Cap toe boot. Made by a hack, necessarily

Plain toe is the single malt. Done once, in ancient tradition. Your boot has got to be unstructured, plain toe. That’s the definition of straightforward. Why overcomplicate it?

You stumble onto some comment threads that lead like breadcrumbs to a subreddit (forum) called goodyearwelt. 30,000+ subscribers. Post after post share your desires and concerns about boots.

A lot of them like Redwing — a work boot that has a structured bubble toe. They like Alden, Truman, White’s, Nicks, Allen Edmonds, Trickers, Østmo, Wolverines and Viberg. No-one trusts Nisolo yet. They post pictures of their boot collections at various angles so you can compare the toe and the width and their ability to age gracefully.

Dayton, Wolverine, Red Wing, Viberg, Red Wing

They post after one year of wear, after two, after five. They post photos of boot sales they went to, and you see they had arranged a meet up in New York last year when Viberg had a sale. You devour information. You participate, explaining your current progress, and goals.

They like Redwing Alden, Truman, White’s, Nicks, Allen Edmonds, Trickers, Østmo, Wolverines and Viberg.

Dozens upon dozens of people who have set aside the lifestyle of continuously burning through poorly made shoes, start offering advice.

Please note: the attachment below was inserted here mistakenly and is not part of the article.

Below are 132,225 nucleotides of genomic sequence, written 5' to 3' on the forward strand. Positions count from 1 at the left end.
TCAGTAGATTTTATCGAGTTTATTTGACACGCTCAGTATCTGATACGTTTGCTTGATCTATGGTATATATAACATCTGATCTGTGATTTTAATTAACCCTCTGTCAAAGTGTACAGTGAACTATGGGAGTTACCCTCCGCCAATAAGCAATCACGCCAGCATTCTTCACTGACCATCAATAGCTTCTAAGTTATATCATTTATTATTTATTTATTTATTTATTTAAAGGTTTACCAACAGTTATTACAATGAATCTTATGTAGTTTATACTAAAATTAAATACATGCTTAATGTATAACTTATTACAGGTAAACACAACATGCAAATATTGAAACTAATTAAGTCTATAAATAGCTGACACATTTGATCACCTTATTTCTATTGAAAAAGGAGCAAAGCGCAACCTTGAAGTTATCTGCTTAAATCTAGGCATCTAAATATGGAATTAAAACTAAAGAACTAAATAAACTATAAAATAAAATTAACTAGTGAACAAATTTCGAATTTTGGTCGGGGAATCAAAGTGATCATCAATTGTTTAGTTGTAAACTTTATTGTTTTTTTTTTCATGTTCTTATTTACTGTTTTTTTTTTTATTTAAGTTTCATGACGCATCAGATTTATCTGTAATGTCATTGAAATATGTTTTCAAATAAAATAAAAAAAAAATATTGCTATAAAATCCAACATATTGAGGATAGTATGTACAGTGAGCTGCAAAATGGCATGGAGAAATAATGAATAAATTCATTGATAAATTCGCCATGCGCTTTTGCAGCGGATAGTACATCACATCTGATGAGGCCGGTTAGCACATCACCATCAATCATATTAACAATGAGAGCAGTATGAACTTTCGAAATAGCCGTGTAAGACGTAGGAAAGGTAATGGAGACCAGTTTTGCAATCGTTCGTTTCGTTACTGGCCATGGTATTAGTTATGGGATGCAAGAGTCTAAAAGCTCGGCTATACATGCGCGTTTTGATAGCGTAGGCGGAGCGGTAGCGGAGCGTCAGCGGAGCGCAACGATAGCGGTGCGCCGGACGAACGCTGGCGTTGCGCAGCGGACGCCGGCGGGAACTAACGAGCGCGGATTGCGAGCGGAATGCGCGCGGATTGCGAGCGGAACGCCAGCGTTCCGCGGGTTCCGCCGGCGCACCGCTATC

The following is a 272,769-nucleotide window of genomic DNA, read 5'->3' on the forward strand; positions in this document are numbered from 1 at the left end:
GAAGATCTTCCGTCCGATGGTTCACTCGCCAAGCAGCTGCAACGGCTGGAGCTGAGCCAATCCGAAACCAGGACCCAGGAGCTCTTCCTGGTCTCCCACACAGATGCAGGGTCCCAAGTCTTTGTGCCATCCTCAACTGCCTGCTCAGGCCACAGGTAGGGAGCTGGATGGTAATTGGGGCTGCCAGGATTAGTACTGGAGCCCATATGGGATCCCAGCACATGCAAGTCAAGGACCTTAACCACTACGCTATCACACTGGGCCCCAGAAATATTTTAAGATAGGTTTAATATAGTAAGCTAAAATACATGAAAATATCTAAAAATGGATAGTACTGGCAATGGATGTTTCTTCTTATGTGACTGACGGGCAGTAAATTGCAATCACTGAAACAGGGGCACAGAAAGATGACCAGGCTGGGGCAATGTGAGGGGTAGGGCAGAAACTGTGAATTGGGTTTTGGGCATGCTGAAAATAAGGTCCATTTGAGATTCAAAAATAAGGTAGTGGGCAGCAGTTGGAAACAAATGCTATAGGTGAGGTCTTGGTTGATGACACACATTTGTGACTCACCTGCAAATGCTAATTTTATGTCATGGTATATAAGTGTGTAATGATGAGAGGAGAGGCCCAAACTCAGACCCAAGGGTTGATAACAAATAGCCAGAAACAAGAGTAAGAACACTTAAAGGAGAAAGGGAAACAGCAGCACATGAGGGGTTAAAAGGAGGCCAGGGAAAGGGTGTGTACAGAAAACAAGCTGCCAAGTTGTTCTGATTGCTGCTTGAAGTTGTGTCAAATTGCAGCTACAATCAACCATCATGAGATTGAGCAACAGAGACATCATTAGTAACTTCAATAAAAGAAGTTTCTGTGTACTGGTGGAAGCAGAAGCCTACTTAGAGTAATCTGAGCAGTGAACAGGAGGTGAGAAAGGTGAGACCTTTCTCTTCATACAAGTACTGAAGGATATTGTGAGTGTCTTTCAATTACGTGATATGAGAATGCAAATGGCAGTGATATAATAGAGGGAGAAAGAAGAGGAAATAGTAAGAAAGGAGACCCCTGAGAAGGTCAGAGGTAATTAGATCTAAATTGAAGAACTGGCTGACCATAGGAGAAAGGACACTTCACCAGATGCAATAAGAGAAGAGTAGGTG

It’s 5am.

You need to go to work soon. Your wife’s alarm goes off — she’s waking up for an audition. You summarize and convey your growing knowledge of boots and she admires your passion and doubts your sanity.

You go to work and start explaining the underground community of boot enthusiasts to your fashion forward coworker, lets call him Gungo. He recommends Oak Street Bootmakers. Again, he’s somehow connected to the owner. They seem to have been around longer than Nisolo. Handcrafted in America — a country you happen to love. A little more accountability, and feeding the local economy is good.

Oak Street Bootmakers Trench Boot

Black eyelets though. And $398. Still for a brand you’ve not heard enough endorsement for yet. Unbranded and meets the rest of the criteria. Slightly better than Nisolo, but significantly more expensive. Oak Street is also not getting much endorsement from goodyearwelt. Mostly for their pricing. They don’t carry the same pedigree as some of these other brands, but they’re still charging icon prices.

Gungo discovers a few of the same boots you’d had your eye on and you talk about it a long time. Then you talk about chef’s knives for a long time too.

Allen Edmond Higgins Mill Boot $350 is looking good (though the suede tongue didn’t strike me as straightforward)

Allen Edmond Higgins Mill Boot

Redwing is typically a bubble-toe, but they have a new model out called the Merchant Boot 8061 (sensing the style trend as you have). It only comes in Ebony and Olive. $319.99

Redwing Merchant Boot 8061
Merchants don’t drop things on their toes. They sell things — by being very stylish. So it makes sense.

Truman is stunning, but you’d be buying a fully custom boot here and waiting thirteen weeks. Incredibly, you can select every aspect of the boot, from the sole to the type and color of the stitching. $530-$1000

Truman — seriously visit this configuration page if you want to never be satisfied with non-custom ever again.

Nicks — same deal. $449–1000

Nicks, White’s, White’s
Nick’s wait time

White’s boots have a weird little heel-butt (not a technical term) and a very ugly website.